Our deepest, longest-standing conservation relationship
Our relationship with Galápagos runs deep. It began when Lars-Eric Lindblad led the first-ever civilian expedition here in 1967, and then stepped forward to pay the salaries of the islands’ first two conservation officials in 1968. Since the launch of our conservation efforts in 1997, along with our guests we’ve contributed millions of dollars for key Galápagos-based conservation, education, research, and community development initiatives. We are also committed to providing North American K-12 educators with a professional development opportunity through the Grosvenor Teacher Fellow Program in Galápagos and beyond.
Highlighted below are just a few of the many Galápagos projects we support.
Rodents and feral cats are more than a mere nuisance on Floreana; they are the primary threat to the island's native fauna, including many threatened and endangered species. To restore Floreana, the LEX-NG Fund supports Island Conservation's invasive rodent and feral cat removal project.
In February 2015, National Geographic Explorer transported seven mangrove finch eggs—one of the rarest birds in the world—from Isabela to Puerto Ayora where the Charles Darwin Research Station is located.
In the highlands of Santa Cruz, the Tomás de Berlanga school is educating the next generation of leaders in the Galápagos. Through their nature-infused curriculum, the school cultivates well-rounded, socially and environmentally conscious students who care for their islands and the ocean.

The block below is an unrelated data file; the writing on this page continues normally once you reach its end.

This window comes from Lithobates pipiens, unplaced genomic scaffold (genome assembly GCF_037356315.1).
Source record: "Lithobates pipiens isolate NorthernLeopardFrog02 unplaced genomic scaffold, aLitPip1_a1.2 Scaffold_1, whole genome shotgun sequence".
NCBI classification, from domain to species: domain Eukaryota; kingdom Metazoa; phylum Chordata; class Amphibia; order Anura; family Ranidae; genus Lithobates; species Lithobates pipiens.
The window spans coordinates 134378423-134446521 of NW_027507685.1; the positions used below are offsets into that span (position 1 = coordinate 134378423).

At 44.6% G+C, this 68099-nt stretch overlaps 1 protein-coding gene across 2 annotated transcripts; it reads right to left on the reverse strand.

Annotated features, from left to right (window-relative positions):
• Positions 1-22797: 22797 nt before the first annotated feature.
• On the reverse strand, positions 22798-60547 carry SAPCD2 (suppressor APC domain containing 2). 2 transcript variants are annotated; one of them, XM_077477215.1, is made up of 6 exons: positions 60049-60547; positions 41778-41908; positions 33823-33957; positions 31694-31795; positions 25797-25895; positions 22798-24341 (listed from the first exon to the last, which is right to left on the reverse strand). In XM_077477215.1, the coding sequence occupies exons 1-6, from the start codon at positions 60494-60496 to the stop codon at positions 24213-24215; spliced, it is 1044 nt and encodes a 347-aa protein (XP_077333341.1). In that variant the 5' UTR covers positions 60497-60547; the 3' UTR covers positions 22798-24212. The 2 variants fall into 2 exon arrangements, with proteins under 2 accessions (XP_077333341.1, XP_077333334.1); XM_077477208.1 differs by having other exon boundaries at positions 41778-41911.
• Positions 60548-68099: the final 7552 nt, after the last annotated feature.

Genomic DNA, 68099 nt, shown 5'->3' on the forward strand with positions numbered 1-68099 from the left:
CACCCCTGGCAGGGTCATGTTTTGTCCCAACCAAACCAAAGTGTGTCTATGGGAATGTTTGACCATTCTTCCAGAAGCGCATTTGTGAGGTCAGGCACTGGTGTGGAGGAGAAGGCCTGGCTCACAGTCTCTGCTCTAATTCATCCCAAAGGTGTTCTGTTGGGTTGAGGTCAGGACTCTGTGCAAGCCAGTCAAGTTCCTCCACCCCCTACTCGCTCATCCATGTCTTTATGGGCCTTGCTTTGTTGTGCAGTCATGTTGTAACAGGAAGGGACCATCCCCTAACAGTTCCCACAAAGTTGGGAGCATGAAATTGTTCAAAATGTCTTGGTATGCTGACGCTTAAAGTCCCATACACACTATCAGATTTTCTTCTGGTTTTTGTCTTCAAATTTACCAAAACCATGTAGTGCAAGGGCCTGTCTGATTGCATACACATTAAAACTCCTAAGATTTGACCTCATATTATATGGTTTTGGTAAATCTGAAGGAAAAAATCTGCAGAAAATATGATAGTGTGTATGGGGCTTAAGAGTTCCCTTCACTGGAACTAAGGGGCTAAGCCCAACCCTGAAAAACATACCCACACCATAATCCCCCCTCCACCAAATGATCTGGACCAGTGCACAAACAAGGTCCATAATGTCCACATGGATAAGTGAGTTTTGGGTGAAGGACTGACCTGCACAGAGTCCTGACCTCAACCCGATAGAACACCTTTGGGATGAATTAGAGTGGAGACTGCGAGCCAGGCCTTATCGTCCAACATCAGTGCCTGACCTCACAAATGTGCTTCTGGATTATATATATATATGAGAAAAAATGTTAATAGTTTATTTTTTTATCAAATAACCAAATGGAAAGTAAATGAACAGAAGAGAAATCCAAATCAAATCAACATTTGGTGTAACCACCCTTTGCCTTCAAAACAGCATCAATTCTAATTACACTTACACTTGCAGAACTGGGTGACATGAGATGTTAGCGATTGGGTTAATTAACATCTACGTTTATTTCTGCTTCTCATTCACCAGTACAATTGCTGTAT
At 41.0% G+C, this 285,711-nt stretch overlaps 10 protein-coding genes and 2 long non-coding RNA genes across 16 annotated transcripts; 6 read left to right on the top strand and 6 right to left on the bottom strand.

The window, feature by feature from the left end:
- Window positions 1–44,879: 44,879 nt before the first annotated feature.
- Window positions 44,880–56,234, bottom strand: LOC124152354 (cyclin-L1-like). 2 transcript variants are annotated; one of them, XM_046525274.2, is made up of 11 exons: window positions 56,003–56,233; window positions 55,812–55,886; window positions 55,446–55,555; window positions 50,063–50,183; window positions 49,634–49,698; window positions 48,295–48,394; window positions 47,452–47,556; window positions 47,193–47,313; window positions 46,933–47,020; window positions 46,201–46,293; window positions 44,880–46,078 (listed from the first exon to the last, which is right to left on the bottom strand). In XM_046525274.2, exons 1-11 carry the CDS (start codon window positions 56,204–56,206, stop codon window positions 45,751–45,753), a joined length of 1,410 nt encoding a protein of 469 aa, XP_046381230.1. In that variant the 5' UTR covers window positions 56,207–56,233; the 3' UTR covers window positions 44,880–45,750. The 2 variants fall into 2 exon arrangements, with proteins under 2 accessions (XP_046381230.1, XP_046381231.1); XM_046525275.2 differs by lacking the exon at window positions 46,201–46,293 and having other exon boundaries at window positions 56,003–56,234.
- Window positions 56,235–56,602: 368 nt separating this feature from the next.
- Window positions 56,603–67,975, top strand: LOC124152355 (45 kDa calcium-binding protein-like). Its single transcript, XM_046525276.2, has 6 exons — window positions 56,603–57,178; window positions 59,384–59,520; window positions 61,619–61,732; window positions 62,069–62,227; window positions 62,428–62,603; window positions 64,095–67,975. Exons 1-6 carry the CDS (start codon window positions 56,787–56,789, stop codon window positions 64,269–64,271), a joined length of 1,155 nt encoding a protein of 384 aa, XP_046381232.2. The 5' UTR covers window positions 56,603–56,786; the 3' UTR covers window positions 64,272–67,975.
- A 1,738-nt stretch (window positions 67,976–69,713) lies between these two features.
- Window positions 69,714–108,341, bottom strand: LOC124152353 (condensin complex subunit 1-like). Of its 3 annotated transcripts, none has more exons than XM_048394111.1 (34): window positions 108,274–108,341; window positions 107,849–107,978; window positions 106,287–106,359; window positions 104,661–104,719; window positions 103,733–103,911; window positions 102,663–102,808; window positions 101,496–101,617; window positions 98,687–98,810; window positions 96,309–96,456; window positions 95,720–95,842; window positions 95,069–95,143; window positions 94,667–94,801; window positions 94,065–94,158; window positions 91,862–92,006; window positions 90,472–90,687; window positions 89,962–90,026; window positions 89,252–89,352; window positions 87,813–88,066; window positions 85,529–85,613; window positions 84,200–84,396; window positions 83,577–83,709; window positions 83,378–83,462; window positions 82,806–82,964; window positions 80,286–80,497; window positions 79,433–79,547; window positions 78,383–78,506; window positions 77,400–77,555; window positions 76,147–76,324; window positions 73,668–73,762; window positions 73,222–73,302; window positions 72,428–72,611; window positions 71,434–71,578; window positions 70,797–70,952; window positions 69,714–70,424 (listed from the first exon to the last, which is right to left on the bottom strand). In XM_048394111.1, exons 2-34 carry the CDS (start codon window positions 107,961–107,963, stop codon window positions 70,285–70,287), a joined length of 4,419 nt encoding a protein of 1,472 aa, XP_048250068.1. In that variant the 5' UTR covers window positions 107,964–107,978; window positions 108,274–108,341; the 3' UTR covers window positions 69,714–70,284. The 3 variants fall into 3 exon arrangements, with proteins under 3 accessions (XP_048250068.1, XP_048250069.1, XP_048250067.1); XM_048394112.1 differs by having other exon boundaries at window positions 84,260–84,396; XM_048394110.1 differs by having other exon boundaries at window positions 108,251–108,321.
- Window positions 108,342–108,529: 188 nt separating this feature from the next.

Since 2000, we have supported higher education and helped students from Galápagos graduate with pride. Additionally, these efforts provide mentoring and, in some cases, opportunities for internships at the Charles Darwin Research Station.
The LEX-NG Fund's programs in the Galápagos help alleviate an environmental burden while economically supporting artisan communities by helping them turn bulky waste products such as paper and glass into objects of beauty and utility.
Interactions between domestic and wild animals can cause the spread of invasive diseases, threatening Galápagos' native and endemic wildlife. Darwin Animal Doctors is a full service veterinary clinic protecting wildlife on the islands by offering free spaying, neutering, and parasite treatments for pets.
The Galápagos National Park and the Charles Darwin Research Station, together with University of California-Davis, have produced information on shark populations, biology, and movement to improve the management and protection of the species.
The Charles Darwin Research Station has an extraordinary trove of data about flora and fauna of the Galápagos Islands. To make it accessible to a global network of scientists and researchers, they created Datazone—a free, online, and easily searchable database and website.